[I have a friend who is an amazing writer but he tends to abandon his writing projects often. I wanted to save his writings for posterity and make them more widely available. The MonkeyPope Archives contain his collected works.]
Saturday, October 22, 2005
Airborne: Week One
Yesterday afternoon, after being released for the weekend, I deliberated whether or not I should get a hotel room for both Friday and Saturday night. I was already planning on getting one for Saturday night, to catch up on sleep, get re-connected, and escape the military and its denizens just for a night. But two nights in a row seemed a bit over-indulgent for a soldier at airborne school.
While I was contemplating my course of action and changing out of my sweat-stained uniform, some soldier talking on his cell phone walked into my room, propped his shoulders on the window sill and made it plain to his presumably ex-girlfriend that he ain’t paying that bitch shit.
I stared at him, shocked at his audacity to just hang out in my room when I had no idea who he was. Just as I was about to leave for the shower (all my stuff was secure in my wall locker), he turned around, looked at me as he walked by and said, “what’s up?” as if it’s perfectly natural to walk into other people’s rooms and bitch out your ex. Admittedly, there’s no doors to our rooms, but still, I expect others to respect what little privacy the barracks afford us, the sanctity of personal space.
After I returned from the shower, he was back in my room, still bitching out his ex. So I walked up to him wearing nothing but my towel and looked at him till he walked out. I dressed, secured all my belongings, and got a hotel for the weekend. Both nights.
While the school is physically wearing, the biggest challenge I face is existing in a military training environment again, surrounded by soldiers straight out of Basic and AIT. Not to mention I’m used to a military intel environment, where the majority of folks know it’s not kosher to yell at a sergeant airborne while standing in formation at attention, “Sergeant airborne, I gotta take a shit.”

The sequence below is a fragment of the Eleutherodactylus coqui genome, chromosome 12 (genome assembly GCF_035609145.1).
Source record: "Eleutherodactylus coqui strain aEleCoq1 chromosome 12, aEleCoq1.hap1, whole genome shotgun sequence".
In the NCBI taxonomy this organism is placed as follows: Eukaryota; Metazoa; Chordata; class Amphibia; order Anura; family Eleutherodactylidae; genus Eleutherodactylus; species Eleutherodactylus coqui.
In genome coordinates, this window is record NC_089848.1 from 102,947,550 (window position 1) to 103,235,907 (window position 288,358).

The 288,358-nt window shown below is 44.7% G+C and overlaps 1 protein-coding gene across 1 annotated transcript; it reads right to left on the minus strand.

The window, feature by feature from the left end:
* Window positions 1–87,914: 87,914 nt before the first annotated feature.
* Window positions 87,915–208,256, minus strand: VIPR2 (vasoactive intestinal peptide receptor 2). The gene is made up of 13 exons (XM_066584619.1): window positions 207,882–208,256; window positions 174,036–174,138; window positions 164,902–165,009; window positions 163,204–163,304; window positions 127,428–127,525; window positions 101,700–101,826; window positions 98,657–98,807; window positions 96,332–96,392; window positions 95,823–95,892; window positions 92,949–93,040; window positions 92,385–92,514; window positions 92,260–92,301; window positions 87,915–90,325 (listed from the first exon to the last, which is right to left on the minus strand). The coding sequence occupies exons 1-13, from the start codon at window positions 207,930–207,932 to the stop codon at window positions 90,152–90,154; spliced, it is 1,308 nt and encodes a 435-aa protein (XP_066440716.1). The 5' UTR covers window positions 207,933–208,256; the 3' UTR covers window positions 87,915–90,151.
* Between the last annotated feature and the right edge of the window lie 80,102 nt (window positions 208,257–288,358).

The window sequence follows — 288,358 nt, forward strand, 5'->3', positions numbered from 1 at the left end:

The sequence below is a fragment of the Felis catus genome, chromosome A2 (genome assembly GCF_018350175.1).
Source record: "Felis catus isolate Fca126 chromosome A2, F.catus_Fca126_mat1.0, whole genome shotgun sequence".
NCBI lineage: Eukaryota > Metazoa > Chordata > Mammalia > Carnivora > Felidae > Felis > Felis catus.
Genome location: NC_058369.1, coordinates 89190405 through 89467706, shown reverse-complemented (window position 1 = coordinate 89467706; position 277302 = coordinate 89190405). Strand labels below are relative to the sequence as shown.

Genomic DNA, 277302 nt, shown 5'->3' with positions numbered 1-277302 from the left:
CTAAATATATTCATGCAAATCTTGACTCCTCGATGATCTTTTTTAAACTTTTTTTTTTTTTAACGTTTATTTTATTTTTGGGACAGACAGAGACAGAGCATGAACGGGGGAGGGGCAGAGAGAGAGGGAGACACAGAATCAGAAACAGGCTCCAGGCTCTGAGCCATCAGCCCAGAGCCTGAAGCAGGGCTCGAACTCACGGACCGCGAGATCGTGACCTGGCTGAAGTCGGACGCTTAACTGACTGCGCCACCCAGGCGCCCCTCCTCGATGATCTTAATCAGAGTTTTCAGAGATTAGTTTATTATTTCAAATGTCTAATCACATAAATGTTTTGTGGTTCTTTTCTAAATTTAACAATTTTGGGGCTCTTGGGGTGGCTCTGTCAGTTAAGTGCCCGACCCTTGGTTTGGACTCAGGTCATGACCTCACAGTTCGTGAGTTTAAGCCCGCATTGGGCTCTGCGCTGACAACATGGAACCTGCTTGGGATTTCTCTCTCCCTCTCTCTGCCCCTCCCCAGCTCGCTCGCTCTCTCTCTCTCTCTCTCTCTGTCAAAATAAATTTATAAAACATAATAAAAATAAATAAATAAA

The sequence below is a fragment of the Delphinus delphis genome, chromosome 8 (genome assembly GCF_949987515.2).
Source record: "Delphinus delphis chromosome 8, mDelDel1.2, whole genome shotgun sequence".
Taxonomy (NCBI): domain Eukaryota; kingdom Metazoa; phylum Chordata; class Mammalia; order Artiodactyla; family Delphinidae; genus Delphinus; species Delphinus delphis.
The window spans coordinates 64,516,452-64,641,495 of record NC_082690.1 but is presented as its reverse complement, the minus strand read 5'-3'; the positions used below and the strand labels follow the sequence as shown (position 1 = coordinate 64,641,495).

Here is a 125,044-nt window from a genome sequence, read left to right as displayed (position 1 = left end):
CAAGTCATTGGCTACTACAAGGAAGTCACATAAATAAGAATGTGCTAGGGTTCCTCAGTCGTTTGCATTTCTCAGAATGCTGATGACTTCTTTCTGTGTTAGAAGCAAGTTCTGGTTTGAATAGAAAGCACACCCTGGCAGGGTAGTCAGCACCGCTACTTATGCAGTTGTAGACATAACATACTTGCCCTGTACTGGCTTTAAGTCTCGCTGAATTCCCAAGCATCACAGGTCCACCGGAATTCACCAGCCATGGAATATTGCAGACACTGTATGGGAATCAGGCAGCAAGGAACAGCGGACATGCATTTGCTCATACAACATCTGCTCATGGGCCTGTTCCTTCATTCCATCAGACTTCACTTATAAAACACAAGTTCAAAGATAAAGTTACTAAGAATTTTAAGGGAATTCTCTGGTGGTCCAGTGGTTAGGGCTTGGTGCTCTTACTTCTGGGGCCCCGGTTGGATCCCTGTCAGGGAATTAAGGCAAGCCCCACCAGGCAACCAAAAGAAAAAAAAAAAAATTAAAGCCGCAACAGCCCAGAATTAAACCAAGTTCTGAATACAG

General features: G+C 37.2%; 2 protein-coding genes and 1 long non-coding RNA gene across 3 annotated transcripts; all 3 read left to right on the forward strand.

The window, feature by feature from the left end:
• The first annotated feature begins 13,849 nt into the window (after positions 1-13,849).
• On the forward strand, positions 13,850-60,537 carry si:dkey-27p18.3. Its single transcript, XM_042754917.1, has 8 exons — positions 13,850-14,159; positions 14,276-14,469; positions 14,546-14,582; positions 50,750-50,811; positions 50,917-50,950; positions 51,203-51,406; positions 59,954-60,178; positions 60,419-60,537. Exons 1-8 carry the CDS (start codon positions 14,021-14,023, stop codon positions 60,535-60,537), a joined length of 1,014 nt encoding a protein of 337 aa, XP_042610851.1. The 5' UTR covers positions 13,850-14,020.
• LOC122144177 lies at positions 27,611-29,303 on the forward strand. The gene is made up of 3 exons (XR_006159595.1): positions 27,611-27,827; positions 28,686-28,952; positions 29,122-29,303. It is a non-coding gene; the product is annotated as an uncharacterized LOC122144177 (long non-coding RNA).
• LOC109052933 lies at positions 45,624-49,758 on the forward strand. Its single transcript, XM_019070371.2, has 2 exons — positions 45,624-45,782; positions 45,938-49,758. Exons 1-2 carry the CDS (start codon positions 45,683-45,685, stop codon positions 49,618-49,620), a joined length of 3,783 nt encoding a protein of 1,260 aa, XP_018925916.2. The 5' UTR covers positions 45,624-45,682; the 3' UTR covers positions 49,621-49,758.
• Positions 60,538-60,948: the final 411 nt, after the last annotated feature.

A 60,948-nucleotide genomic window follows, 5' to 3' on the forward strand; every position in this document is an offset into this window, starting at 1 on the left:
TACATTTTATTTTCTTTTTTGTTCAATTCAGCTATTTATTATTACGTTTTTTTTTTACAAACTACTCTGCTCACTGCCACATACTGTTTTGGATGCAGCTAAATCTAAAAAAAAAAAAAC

Before I give the day-by-day highlights, let me state the basic structure of everyday. First formation is 5:10 a.m. (I usually get up right after 4:30 a.m.). We run in formation everywhere we go, without exception. Well, it’s more of a jog…well, sometimes more of a shuffle, thus the term Airborne Shuffle. We run out to PT which begins every morning with 10 chin-ups and 10 push-ups, followed by either a run in formation with cadence or some sadistic variation of circuit training/strength training. Afterwards, we run back to the barracks, are given 20 minutes (on average) to shower, change and clean the barracks. We then go to breakfast. Before we can enter the chow hall, we must do 5 chin-ups. After breakfast, we run back to the barracks. Upon entering the barracks area, we must do 10 chin-ups and 10 push-ups. Then we run off in formation to whatever training we have for that day. We run back for lunch, 5 chin-ups previous to, and 10 afterwards; run back out for the afternoon; run back when training is over and go to dinner again in formation and again, 5 and 10. After dinner, the day is over. BUT there is also guard duty and you may get that at anytime for a block of two hours.
And the training usually involves a lot of sweating and becoming exhausted with an occasional smoking session for a ‘lack of motivation.’
Day-By-Day Highlights (for lack of a better word)
Day One — I woke up throughout the night, nervous about missing the first formation at 4:15 am, which, considering the commotion in the morning, was a pretty unfounded anxiety. The first order of business was a PT test to assure we met the standards for airborne school. I wasn’t too worried, my PT scores were better than the 60% required in every event. I had eaten well, hydrated, and rested over the weekend. We did the 10 second chin-up hang, then the push-ups, sit-ups and 2 mile run. But I ran into a small snag.
I failed push-ups.